Views across the Vale of Evesham - towards the Malverns.
A herd (or Parcel) of deer. Not wild - part of the tourist attraction.
Tentatively moving outside of our lock-down comfort zone, Paul and I went further afield (12 miles!) and visited Broadway Tower for some different fresh air and a different view and perspective. It might look like an unexpected journey to Mordor but wasn't quite so ominous in reality!
Highest Little Castle in the Cotswolds, Broadway Tower was the brainchild of Capability Brown, and was built for the Earl of Coventry in 1798 by renowned 18th Century architect James Wyatt.
Saxon influence with circular arches over the windows and entrance
Three canted (angled (oblique) line or surface particularly which cuts off a corner) sides
Numerous gargoyles and balconies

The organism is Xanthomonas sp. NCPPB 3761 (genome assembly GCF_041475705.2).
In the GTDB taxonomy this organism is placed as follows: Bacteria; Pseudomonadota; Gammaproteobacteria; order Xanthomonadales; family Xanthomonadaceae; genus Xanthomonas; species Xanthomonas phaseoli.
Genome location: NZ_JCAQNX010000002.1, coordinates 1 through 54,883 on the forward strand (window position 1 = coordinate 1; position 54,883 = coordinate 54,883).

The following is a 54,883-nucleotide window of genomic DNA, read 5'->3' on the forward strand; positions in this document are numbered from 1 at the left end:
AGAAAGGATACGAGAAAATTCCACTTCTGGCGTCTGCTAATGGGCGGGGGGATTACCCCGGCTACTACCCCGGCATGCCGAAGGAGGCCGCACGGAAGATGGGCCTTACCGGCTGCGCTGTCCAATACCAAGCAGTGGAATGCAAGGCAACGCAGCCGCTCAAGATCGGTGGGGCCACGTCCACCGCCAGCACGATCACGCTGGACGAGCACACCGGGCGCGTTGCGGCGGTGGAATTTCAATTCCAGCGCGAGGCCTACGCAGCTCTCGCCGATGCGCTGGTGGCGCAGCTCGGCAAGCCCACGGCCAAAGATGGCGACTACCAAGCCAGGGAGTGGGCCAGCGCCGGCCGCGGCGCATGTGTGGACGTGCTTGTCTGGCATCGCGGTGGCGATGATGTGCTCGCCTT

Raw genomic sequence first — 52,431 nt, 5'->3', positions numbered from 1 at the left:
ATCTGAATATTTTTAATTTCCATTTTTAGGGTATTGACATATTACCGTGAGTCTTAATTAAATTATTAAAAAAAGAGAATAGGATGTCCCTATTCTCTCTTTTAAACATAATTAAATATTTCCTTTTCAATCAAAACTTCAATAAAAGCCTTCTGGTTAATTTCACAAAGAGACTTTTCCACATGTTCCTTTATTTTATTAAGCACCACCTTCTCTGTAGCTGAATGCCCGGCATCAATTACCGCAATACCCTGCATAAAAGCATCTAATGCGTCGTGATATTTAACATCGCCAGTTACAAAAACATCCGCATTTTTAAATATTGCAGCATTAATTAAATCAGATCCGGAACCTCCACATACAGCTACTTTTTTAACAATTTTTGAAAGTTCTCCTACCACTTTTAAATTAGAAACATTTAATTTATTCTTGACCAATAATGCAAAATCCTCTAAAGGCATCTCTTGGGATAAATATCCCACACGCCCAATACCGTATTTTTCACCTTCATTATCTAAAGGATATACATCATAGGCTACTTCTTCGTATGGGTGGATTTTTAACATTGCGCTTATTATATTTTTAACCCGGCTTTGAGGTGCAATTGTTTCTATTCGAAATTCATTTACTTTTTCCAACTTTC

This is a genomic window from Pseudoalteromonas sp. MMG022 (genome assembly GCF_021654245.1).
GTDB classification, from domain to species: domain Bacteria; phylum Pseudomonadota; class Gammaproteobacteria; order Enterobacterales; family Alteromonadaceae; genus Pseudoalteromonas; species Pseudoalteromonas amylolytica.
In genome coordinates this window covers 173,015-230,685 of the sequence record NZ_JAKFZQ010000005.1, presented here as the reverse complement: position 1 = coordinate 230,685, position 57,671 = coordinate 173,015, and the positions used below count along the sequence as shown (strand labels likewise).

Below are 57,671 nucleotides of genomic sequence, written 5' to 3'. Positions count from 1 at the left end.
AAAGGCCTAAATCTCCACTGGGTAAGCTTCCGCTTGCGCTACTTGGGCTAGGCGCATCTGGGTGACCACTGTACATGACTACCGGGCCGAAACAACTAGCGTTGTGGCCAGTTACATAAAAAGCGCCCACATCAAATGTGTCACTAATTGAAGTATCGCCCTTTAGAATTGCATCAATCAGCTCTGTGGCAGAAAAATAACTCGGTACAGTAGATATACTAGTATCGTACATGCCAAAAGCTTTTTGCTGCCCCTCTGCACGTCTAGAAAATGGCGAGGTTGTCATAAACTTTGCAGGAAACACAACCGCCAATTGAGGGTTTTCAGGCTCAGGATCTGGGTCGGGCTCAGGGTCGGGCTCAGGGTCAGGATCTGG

On a clear day it is possible to 16 counties from the top of the Tower.
James Wyatt (1746 – 1843, died in a carriage accident, and is buried in Westminster Abbey. Wyatt was very influential and prolific – here is a brief listing of national architectural influence, and within the local area:
1776 became surveyor to Westminster Abbey – overseeing restoration work in 1803 and from 1807-13.
1780 alterations to Ragley Hall, Warwickshire
1787 – 1793 was responsible for restoration work in St George’s Chapel at Windsor Castle
1788 Sufton Court, Herefordshire
1788-97 restoration work on Hereford Cathedral
1794 commissioned by the 6th Earl of Coventry to build Broadway Tower a folly on the edge of the Cotswold scarp
1793 – 1805 employed at Croome Park in Worcestershire, including remodelling of the Dry Arch Bridge (originally designed by Capability Brown) and the Worcester Gates (Punchbowl Gates)
1798-1808 restoration work at Doddington Park, Gloucestershire
In the late C19th Broadway Tower was a countryside retreat for members of the Arts & Crafts movement, and it was rented by Sir Edward Burn-Jones and William Morris.
William Morris was so inspired by Broadway Tower and other ancient buildings that he founded the Society for the Protection of Ancient Buildings in 1877. “The most inconvenient and the most delightful place ever seen … how the clean aromatic wind blew the aches out of our tired bodies, and how good it all was”.